Under pressure: A day in the life of the emergency services

Health and social care students experienced a day in the life of the emergency services when Telford College laid on a series of special interactive events and activities.

‘Health Professionals Day’ gave learners the chance to step into the shoes of emergency responders, to handle fictitious reports of a major disaster incident.

They also got to hear from a senior paramedic lecturer, and a former student who returned to campus to share her adult nursing experience.

The emergency services exercise was designed to promote a new degree-level course, BSc (Hons) Emergency and Disaster Management, launching in September.

It teaches the principles of emergency planning and policy – ideal for students aspiring to work as emergency responders, or within the business continuity field.

Heather Gumsley, a lecturer at Wolverhampton University, presented students with a fictitious emergency scenario, with reports of an explosion received in Telford.

Students were separated into groups and assigned ‘emergency responder’ status – as police officers, local authority members, fire officers or ambulance services staff – and provided with snippets of information to piece together.

The exercise was designed to demonstrate the importance of multi-agency co-operation. Heather explained: “It’s really important that students learn to communicate with different groups in order to resolve the problem.”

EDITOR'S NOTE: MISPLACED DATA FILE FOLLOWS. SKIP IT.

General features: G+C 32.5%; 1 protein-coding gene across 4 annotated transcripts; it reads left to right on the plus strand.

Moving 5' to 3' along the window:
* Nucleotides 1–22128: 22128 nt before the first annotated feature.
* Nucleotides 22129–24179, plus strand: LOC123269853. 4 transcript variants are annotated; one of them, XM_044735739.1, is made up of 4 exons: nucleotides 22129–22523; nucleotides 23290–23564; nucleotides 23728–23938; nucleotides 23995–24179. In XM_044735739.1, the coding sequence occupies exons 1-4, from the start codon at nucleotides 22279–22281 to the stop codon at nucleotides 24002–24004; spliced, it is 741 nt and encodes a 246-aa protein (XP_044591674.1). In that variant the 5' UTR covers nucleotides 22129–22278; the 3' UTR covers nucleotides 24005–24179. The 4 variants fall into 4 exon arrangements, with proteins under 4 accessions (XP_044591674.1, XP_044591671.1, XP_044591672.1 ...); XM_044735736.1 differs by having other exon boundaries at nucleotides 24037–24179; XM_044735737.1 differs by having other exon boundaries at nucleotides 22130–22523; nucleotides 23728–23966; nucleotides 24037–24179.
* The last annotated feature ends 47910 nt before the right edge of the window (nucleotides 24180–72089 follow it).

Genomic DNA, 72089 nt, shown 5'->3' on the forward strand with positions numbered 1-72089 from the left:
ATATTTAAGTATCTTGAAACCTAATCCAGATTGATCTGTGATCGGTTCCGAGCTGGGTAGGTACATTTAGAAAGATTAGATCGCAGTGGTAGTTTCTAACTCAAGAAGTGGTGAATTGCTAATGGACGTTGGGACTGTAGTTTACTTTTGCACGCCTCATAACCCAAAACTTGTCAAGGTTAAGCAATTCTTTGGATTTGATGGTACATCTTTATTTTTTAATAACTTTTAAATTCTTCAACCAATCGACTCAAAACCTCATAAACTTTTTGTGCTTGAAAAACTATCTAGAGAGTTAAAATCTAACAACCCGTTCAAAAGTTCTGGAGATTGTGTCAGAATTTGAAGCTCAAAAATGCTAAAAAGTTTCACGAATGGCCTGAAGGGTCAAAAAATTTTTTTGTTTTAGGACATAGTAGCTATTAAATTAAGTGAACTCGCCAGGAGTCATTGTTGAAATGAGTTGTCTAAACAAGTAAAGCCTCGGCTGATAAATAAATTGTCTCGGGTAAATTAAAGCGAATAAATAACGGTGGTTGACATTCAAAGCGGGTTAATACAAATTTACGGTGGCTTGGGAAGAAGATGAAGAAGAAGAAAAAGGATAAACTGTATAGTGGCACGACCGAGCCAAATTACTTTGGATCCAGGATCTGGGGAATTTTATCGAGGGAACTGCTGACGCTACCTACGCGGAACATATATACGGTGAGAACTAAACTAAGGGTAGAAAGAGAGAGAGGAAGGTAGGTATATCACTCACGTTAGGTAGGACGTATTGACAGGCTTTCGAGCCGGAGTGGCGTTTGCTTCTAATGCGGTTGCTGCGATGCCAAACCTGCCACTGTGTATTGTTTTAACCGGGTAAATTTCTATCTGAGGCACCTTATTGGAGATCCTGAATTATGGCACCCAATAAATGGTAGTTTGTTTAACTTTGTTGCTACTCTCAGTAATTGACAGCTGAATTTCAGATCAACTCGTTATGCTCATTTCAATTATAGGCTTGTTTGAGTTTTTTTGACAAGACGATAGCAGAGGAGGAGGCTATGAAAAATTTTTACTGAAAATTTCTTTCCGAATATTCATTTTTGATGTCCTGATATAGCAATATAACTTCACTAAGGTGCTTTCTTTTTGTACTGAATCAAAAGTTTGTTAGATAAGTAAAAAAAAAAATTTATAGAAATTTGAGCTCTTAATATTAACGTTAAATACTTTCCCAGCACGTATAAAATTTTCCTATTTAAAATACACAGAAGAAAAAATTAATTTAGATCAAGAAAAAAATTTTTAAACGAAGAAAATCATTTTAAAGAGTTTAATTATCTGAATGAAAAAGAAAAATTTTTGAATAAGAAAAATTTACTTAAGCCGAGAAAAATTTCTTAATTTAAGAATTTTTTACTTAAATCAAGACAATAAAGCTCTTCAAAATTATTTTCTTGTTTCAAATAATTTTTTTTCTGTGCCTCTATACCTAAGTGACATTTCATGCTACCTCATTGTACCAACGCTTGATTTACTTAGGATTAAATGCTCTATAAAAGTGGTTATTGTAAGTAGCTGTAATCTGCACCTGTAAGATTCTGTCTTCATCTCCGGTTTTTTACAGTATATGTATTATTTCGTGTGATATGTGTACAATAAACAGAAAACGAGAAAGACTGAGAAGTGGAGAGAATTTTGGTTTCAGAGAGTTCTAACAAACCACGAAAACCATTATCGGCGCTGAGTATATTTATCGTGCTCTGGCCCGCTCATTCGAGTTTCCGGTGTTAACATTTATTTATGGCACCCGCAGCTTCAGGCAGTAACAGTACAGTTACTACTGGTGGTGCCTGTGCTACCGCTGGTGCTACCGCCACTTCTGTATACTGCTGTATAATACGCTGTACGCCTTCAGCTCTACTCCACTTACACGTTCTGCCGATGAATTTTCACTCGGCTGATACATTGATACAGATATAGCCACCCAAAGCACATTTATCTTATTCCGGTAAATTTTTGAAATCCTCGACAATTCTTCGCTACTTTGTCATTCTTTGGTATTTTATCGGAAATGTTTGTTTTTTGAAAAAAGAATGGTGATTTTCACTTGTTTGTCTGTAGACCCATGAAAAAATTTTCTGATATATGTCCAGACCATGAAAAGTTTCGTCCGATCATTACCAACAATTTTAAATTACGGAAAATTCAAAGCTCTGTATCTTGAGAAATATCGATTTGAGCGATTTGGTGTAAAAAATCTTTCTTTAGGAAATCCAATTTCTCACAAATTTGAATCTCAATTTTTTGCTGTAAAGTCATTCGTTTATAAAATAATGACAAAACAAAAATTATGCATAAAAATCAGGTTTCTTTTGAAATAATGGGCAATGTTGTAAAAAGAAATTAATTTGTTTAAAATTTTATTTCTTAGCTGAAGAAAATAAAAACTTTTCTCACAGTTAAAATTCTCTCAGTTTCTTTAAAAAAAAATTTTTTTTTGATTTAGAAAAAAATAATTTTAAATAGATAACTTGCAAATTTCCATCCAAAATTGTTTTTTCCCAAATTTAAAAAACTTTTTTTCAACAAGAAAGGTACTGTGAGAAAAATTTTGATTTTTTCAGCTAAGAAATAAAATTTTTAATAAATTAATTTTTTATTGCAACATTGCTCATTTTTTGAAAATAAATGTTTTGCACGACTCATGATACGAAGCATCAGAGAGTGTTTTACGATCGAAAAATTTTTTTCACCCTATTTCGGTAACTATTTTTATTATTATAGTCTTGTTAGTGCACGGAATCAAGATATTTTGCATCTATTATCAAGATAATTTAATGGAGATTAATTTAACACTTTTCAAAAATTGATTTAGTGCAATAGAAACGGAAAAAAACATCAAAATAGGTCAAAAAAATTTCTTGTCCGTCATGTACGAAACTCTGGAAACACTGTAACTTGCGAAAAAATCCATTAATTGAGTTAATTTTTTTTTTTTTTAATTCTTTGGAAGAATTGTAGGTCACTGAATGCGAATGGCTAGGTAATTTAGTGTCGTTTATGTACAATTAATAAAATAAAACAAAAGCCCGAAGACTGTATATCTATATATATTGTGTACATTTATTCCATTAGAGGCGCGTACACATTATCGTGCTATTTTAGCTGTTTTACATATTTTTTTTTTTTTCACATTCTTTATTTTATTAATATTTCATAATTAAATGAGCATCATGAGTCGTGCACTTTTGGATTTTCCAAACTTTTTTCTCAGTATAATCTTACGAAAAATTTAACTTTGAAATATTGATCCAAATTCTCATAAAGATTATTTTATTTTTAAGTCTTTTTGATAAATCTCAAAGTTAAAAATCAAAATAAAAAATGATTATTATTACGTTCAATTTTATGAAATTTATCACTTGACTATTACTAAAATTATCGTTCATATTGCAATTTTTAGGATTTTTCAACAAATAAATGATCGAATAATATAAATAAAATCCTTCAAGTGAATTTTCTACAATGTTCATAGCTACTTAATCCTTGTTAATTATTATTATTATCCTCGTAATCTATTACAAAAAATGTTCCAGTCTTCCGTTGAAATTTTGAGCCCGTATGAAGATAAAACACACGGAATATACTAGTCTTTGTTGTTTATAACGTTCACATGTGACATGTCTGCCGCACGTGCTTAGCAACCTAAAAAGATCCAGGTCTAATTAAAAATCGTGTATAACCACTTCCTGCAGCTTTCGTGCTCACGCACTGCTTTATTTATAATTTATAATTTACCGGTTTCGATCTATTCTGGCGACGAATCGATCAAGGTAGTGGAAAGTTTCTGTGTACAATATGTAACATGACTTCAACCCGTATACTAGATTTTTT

Emergency planning – students work out how to deal with the fictitious explosion

Katie Philips

Student Katie Philips, studying an Access to Higher Education health level three course, said: “The presentation gave me a real insight into the course and what happens in these situations – I’m really interested to find out more.”

The emergency planning theme continued with a visit from Wolverhampton University’s senior paramedic lecturer, Alex Westaway, who gave an insight into the day-to-day life of a paramedic.

He detailed incidents he has attended, his route into the industry, and how students can follow in his footsteps, taking them through the process of writing their personal statement and applying to university, and describing the pathways to explore.

“It’s really exciting to hopefully encourage young people into such a life-changing profession,” Alex said.

Senior paramedic lecturer Alex Westaway


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